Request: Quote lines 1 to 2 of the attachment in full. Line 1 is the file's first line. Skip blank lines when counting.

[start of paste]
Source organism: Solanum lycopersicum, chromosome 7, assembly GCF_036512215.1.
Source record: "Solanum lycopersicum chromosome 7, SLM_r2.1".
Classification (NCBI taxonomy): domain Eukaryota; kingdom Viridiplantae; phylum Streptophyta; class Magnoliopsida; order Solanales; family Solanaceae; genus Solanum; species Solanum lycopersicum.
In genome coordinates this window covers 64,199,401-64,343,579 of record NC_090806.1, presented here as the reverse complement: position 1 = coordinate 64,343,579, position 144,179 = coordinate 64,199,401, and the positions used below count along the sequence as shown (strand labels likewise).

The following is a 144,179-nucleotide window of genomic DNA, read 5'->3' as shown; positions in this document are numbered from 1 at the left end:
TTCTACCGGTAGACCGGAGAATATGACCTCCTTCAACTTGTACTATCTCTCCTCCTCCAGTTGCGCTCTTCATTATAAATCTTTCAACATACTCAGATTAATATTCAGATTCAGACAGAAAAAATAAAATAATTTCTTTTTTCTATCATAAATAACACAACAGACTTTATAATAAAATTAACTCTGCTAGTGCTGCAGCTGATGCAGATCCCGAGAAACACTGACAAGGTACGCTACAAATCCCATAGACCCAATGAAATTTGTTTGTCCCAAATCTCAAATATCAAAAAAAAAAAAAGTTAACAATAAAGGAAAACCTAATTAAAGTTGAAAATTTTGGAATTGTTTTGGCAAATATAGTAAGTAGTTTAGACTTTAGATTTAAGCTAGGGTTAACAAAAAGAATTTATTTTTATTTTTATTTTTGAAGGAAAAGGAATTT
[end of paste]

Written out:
Source organism: Solanum lycopersicum, chromosome 7, assembly GCF_036512215.1.
Source record: "Solanum lycopersicum chromosome 7, SLM_r2.1".